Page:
Meldrick Taylor vs. Glenwood Brown

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1992-01-18 : Meldrick Taylor 146¼ lbs beat Glenwood Brown 146½ lbs by UD in round 12 of 12

Taylor Takes Turn For the Best
By Phil Berger, the New York Times, January 20, 1992

PHILADELPHIA, Jan. 19— He was fighting before hometown fans and that might have emboldened Meldrick Taylor, the World Boxing Association welterweight champion.

Who knows why, but in the Civic Center ring on Saturday night against Glenwood (the Real Beast) Brown, Taylor got himself into the sort of wild-swinging brawl that his superior boxing skills seemed to militate against.

It made a rough night's work for him, but Taylor righted himself and, over the final six rounds, used his quickness and ring authority against an opponent whose early assault had ringsiders projecting an upset. Palpitating Hearts

Taylor would end up gaining a unanimous decision, but not before causing a few palpitations among the partisan crowd of 3,620 fans, who were obliged to see the local hero incur two early knockdowns and get the worst of those hellbent exchanges into which Brown drew him.

Brown gave notice early that attention must be paid. In the final seconds of the opening round, he knocked Taylor onto the seat of his black satin trunks. A flash knockdown it was, but the left hook that dropped Taylor was a big-league shot.

On the other knockdown, in the fourth round, Taylor was caught off balance. And although Taylor's knees did not touch the canvas, his gloves did when he sought to keep himself erect. By the rules, that touch counted as a knockdown.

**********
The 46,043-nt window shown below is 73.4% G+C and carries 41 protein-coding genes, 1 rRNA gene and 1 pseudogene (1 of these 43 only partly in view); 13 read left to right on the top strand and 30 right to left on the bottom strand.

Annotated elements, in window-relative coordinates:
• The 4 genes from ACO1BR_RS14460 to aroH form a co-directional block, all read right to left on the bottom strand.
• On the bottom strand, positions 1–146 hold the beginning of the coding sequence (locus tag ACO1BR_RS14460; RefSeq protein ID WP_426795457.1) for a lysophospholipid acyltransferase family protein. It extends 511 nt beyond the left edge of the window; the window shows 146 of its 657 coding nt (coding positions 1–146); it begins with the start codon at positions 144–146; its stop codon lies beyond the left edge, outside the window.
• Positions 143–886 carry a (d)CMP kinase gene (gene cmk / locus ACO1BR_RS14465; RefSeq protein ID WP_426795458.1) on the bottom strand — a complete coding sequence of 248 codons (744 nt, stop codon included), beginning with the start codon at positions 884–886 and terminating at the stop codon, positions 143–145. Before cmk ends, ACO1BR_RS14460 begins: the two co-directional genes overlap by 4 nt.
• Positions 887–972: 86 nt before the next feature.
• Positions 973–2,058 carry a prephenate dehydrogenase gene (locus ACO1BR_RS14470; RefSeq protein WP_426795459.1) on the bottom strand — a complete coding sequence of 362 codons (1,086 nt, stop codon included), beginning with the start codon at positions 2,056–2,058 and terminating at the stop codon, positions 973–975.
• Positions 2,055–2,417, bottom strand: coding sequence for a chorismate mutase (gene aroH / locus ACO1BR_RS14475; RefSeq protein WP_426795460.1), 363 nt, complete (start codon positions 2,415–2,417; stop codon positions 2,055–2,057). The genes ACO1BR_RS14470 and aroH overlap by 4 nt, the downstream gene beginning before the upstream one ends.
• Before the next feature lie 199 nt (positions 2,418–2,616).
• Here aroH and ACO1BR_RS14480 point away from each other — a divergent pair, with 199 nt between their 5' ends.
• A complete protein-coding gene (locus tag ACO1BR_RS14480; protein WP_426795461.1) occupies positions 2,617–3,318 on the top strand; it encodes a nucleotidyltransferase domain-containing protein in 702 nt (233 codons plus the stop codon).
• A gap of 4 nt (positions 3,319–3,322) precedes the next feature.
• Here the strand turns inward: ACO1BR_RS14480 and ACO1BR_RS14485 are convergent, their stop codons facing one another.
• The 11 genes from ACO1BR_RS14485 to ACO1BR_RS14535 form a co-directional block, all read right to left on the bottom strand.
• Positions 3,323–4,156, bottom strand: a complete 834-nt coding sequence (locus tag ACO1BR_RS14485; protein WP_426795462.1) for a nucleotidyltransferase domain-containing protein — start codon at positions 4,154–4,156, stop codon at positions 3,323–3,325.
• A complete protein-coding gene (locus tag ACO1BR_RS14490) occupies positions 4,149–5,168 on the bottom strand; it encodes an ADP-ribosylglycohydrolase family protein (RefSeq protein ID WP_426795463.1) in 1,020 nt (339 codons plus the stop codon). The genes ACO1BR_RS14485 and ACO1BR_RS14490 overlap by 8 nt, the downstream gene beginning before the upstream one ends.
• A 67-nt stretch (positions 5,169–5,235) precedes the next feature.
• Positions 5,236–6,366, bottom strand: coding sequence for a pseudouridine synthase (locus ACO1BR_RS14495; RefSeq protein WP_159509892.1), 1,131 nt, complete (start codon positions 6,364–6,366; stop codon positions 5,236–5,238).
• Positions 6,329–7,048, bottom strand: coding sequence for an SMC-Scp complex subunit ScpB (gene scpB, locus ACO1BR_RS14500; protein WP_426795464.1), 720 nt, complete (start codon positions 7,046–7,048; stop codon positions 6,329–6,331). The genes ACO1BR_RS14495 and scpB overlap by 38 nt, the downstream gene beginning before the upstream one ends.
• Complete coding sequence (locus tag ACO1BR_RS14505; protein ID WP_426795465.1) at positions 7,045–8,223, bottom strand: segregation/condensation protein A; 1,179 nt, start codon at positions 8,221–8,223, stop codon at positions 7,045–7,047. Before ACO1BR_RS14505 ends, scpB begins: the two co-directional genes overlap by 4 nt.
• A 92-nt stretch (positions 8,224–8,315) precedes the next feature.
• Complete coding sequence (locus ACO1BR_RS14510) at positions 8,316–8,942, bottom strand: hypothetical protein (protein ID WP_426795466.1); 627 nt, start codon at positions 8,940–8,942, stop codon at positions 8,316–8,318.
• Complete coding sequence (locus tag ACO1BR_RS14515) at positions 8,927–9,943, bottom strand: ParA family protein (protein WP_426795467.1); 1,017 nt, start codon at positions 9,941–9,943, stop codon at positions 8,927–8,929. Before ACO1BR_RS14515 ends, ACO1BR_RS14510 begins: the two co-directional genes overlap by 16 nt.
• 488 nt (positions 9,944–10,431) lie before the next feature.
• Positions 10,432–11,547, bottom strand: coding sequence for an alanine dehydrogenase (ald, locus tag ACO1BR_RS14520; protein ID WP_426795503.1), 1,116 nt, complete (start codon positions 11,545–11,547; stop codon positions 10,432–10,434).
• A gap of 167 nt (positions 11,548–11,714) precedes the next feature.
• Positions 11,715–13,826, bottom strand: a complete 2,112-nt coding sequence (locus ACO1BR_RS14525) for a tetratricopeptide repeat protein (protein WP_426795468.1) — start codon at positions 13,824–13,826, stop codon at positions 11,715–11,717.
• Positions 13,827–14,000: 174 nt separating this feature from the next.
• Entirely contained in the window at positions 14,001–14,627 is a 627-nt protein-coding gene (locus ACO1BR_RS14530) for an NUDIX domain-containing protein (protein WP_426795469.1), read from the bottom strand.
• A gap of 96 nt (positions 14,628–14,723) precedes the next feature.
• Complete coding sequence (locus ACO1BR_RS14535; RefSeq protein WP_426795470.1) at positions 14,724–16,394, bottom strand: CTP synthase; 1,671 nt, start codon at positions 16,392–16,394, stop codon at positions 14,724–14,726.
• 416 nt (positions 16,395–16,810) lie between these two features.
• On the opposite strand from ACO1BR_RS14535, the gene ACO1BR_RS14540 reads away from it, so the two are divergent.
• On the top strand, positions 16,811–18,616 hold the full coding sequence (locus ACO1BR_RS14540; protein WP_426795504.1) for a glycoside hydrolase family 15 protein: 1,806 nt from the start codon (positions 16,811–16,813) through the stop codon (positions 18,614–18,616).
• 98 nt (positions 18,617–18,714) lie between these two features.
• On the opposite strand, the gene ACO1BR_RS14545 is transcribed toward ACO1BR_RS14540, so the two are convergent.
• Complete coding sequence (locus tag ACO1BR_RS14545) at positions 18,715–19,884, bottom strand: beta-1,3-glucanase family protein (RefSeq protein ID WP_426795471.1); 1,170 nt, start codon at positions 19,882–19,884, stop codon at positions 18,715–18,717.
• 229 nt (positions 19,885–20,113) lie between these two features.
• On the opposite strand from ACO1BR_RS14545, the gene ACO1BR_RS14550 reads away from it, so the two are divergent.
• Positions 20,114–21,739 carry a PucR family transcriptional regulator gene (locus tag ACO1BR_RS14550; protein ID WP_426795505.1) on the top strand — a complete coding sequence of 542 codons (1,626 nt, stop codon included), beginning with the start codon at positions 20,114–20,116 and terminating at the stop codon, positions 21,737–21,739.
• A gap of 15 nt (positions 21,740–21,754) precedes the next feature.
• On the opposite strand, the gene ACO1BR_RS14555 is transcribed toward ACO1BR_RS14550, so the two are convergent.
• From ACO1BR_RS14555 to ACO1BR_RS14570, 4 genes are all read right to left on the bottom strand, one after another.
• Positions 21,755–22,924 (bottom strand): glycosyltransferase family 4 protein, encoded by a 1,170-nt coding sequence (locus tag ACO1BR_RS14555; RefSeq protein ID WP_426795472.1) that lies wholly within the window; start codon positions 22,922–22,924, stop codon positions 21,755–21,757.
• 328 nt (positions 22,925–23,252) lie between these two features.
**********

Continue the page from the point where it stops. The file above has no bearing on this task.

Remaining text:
So it went through the first half of the fight. After six rounds, Brown was ahead on the scorecards of two of the three judges. The Rally Begins

But with a more tactical, arm's length approach, Taylor was able to rally. For his part, Brown turned strangely passive. Rather than continuing to wing his punches and pursue Taylor as if he were doubleparked -- the early strategy -- Brown fought with a more tranquil air.

Brown would say afterward that he was following his corner's instructions to box, box, box. If so, he followed a strategy for defeat.

Taylor insisted afterward that it was his concentrated body attack that took the starch out of Brown.

"He couldn't keep up with the pace," Taylor said. "I was throwing two- three-punch combinations. He didn't have the gas to match punches. That's why he was moving away."

All three judges -- Patricia Jarman (116-113), Nick Smoger (116-113) and Steve Drake (114-113) -- voted Taylor the winner.

Taylor's promoter, Dan Duva, said that Taylor would seek matches against either of the other two welterweight champions -- Buddy McGirt (World Boxing Council) or Maurice Blocker (International Boxing Federation) -- or a rematch against Julio Cesar Chavez, the W.B.C. junior-welterwieght champion. It was Chavez who pinned the only loss on Taylor, when Referee Richard Steele stopped the fight with only two seconds left and Taylor ahead on the judges's scorecards back in 1990.

In another bout, Pernell Whitaker (28-1, 13 knockouts), the undisputed lightweight champion, fought as a junior welterweight and won a lopsided 10-round decision from Harold Brazier (78-11-1, 54 knockouts). [1]